The assessing officer declined the appellant's claim for the reason that the said societies were not in existence after their amalgamation into the appellant society. As the said four societies were not in existence, according to the assessing officer, their accumulated losses could not have been carried forward or adjusted against the profits of the appellant society. Assessment orders were passed accordingly.
Being aggrieved by the above stated assessment orders, appeals were filed before the CIT (Appeals) and the CIT (Appeals) dismissed the said appeals. Further appeals were filed before the Income Tax Appellate Tribunal but the Tribunal also dismissed the appeals.
Being aggrieved by the common order passed by the Tribunal, the appellant filed Income Tax Appeal No.19 of 2001 before the High Court of Rajasthan and the said Income Tax Appeal was also dismissed and therefore, the appellant has approached this Court by way of the present appeal.
The contention of the counsel for the appellant was that the view taken by the assessing officer, are not correct for the reason that upon amalgamation of the aforesaid four co-operative societies into the appellant society, by virtue of the provisions of Section 16(8) of the Rajasthan Co- operative Societies Act, rights and obligations of the societies so amalgamated would not be affected and therefore, all the rights which the societies had with regard to carrying forward of their losses would continue, and as the said societies had been amalgamated into the appellant society, the appellant society ought to have been permitted to set off the losses suffered by the amalgamated societies.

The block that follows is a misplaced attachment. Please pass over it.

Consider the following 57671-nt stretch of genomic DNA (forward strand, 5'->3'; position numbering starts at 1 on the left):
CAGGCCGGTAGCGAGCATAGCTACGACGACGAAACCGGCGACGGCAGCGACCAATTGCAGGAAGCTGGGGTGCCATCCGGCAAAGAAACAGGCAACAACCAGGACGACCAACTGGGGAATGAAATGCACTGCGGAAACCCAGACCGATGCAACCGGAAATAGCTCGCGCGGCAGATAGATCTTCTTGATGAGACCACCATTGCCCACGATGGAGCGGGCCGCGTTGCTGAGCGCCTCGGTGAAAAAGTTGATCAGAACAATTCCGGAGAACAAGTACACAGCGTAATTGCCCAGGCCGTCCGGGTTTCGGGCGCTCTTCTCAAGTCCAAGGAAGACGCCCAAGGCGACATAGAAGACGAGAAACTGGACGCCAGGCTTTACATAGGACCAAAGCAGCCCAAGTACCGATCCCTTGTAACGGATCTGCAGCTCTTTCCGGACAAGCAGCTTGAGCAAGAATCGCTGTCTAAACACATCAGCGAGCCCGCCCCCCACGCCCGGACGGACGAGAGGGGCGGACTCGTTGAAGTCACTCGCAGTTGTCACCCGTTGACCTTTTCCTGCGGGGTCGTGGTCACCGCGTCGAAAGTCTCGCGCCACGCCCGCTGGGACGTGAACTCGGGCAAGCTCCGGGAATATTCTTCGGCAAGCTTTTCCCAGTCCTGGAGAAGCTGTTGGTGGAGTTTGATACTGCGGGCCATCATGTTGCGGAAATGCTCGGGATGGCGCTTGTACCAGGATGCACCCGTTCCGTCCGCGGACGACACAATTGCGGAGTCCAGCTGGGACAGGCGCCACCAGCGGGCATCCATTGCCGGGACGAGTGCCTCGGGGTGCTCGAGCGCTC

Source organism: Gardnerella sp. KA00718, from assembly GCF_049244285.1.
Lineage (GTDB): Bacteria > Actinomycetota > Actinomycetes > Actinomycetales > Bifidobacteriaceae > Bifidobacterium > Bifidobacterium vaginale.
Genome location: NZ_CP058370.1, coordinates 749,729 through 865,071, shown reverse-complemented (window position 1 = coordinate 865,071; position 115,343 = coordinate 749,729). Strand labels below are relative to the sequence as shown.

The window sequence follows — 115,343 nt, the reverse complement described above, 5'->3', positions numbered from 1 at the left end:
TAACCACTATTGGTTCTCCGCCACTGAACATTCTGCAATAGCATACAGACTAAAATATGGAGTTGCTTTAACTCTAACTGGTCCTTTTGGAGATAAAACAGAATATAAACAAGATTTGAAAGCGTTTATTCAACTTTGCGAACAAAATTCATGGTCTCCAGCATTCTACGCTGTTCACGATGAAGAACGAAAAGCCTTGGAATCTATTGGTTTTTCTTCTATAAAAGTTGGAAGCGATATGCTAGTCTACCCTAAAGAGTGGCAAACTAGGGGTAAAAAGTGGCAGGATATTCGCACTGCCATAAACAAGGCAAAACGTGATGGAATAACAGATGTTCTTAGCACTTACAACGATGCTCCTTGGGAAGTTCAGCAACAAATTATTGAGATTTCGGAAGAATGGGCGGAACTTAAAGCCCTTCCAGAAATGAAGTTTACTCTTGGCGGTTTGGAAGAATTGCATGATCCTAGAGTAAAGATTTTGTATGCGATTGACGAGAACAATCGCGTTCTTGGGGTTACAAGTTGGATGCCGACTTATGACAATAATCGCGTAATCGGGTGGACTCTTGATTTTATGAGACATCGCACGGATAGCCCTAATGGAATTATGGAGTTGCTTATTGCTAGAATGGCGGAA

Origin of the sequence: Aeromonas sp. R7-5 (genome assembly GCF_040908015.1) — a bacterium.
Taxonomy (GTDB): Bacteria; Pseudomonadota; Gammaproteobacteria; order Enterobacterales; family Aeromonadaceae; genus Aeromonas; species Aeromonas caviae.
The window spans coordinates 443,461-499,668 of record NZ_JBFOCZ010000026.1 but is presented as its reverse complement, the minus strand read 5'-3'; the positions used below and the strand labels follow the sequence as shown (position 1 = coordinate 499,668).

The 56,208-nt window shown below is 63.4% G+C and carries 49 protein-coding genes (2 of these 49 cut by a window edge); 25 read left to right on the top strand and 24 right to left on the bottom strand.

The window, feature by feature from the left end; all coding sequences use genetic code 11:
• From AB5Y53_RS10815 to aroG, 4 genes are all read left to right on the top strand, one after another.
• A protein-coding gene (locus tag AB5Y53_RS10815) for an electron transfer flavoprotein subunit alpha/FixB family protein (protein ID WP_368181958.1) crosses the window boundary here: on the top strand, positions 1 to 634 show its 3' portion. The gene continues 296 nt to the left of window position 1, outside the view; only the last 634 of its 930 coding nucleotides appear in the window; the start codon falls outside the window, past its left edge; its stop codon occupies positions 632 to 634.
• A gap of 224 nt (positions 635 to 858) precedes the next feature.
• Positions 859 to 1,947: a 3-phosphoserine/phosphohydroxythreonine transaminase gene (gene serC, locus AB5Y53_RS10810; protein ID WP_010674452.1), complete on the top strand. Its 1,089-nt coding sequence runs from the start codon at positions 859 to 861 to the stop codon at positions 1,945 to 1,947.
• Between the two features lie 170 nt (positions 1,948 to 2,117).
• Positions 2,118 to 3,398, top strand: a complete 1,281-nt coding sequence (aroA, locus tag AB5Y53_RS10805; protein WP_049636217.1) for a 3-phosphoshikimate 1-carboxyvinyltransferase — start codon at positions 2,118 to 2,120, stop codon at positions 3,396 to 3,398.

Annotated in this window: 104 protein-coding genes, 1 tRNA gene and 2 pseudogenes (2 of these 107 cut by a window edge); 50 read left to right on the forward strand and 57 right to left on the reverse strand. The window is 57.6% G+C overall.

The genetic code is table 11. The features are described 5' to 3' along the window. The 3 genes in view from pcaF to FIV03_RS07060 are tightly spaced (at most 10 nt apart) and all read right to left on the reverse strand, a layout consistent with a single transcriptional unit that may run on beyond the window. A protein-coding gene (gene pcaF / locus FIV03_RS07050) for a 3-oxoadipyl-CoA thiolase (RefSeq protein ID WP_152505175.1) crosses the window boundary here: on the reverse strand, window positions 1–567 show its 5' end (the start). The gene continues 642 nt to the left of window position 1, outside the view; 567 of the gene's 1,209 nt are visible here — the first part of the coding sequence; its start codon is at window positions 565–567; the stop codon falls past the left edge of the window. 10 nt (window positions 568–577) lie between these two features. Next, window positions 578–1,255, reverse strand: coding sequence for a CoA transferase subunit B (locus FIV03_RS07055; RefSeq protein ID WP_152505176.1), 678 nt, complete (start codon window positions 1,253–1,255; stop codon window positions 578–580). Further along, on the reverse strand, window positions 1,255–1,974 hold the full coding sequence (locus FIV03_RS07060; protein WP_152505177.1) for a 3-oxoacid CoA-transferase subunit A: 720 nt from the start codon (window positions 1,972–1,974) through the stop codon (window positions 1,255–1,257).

It was further submitted that reading Section 72(1) of the Act with Section 16(8) of the Rajasthan Cooperative Societies Act, 1965 clearly denotes that the appellant assessee had a right to carry forward losses incurred by the amalgamating societies and set off the business losses of the said societies against the profits and gains of the appellant society. His further contention was that the word 'company' used in Section 72(A) of the Act should be given wide interpretation so as to include societies in the term 'company' because like companies, societies also have a distinct legal personality and there is no reason for the authorities under the Act to give different treatment to cooperative societies.